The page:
Tag: Rhodesia

Selous Scouts Operation Miracle: 26 September 1979

Gerry van Tonder is a well known author, archivist and researcher on warfare in Southern Africa, Rhodesian military history and military history in general. He, along with Adrian Haggett, is the author of the definitive Rhodesian War Roll of Honour In spite of previous Rhodesian Security Forces successes against ZANLA bases in the Manica Province of Mozambique, it became evident… Read more →

Selous Scouts Operation Eland

In early July 1976 Reid Daly began preliminary planning for Operation Eland. Air reconnaissance over the camp continued and Winston Hart searched ‘every capture and scrap of paper found in the rubbish tip, or on dead terrorists’ to build an accurate intelligence picture of the Nyadzonia Camp.[1] Reid Daly’s account of the operation, and several other sources too, make mention… Read more →

Siege of Elands River: 4 – 16 August 1900

Map: Siege of Eland’s River Staging Post 4-14 August 1900 Map: Battle of Eland’s River 4 August 1900 With the capitulation of Johannesburg and Pretoria by early June 1900, the Commander-in-Chief of British Forces in South Africa, Lord Frederick Roberts VC, divided the Western Transvaal operational theatre into districts, with the sole objective of mopping up pockets of Boer resistance. … Read more →

Fireforce: A Memoir of the Rhodesian Light Infantry

Fireforce: One Man’s War in the Rhodesian Light Infantry. Written by Chris Cocks. Published by 30 Degrees South, Johannesburg South Africa. 2006 There is always a book somewhere out there that should have been read, but has not. As an author and writer on themes of African warfare and general history it is incumbent on me to read as much… Read more →

Operation Quartz: Zimbabwe/Rhodesia on the brink

Ceasefire and Elections The closing chapter of Rhodesian history was decided in Lancaster House, London, between 10 September-15 December 1979. There, in what has been described by some as the Funeral Parlour of the British Empire, the principal protagonists in the unfolding drama of the Zimbabwe/Rhodesia Bush War brought the curtain down on this, the last substantive act in the… Read more →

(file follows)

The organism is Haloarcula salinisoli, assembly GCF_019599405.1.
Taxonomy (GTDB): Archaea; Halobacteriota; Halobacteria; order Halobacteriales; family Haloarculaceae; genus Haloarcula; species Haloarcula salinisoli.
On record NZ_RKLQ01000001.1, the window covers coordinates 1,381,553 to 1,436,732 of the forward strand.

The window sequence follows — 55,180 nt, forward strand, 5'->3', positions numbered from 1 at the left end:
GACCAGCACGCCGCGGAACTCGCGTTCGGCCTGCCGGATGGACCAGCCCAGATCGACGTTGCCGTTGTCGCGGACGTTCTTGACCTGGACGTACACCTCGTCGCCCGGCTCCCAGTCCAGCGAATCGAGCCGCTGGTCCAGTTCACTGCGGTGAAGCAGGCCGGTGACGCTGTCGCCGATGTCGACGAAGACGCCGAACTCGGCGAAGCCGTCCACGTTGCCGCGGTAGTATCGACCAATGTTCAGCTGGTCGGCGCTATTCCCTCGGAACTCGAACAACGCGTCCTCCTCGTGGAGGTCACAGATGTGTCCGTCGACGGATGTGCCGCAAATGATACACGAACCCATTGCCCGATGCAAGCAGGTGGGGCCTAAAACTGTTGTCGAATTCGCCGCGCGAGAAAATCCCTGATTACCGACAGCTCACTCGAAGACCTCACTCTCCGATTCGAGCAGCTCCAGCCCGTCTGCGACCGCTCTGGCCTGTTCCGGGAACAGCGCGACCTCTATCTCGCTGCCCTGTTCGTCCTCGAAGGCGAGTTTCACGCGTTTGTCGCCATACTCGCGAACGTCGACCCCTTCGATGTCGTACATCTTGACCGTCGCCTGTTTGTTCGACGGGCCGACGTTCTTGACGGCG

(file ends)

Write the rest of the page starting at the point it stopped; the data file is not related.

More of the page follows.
The Emergence of the Zimbabwe Liberation Struggle

The immediate consequence of the split in the nationalist movement was violence on a level hitherto unseen. This was a fight to the death, an equalisation and an unequivocal exposure of the deep ethnic and personal fissures that had lain unseen beneath the surface as the cordial first phase of the struggle came to an end. One of the most… Read more →

Black Political Awakening in Rhodesia

In the short history of Zimbabwe ZAPU, or the Zimbabwe African Peoples Union, has tended to be regarded as a predominantly amaNdebele party, which latterly has certainly been the case, but at its founding it was a continuation of the determinedly multi-racial and multi-ethnic nationalist credo that defined the formation of the revived African National Congress. This was reflected in… Read more →

The Shangani Patrol

As Rhodesian Administrator Leander Starr Jameson rode into the smoking ruins of Bulawayo in the aftermath of the first phase of the Matabele War he somewhat naively expected to find Lobengula waiting to surrender formally. This would have crowned an impressive advance with a clean victory and wrapped up the war in favour of the BSA Company with a minimum… Read more →

A brief history of Rhodesia

The colony of Rhodesia was born on 13 September 1890 with the arrival in the vicinity of present day Harare, then Fort Salisbury, of some 500 hand-picked volunteers who made up the British South Africa Company Pioneer Column. This represented the culmination of several years of political manoeuvre and capital adventure in the great game known at the time as… Read more →

The amaNdebele and modern African imperial history

The educated rather than the raw native very often becomes a nuisance to his white neighbours…Report of the Land Commission The end of the First World War did indeed usher in a change in British imperial policy. A general revaluation of the moral certainties of old coincided with the emergence of a class of educated natives worldwide who were the… Read more →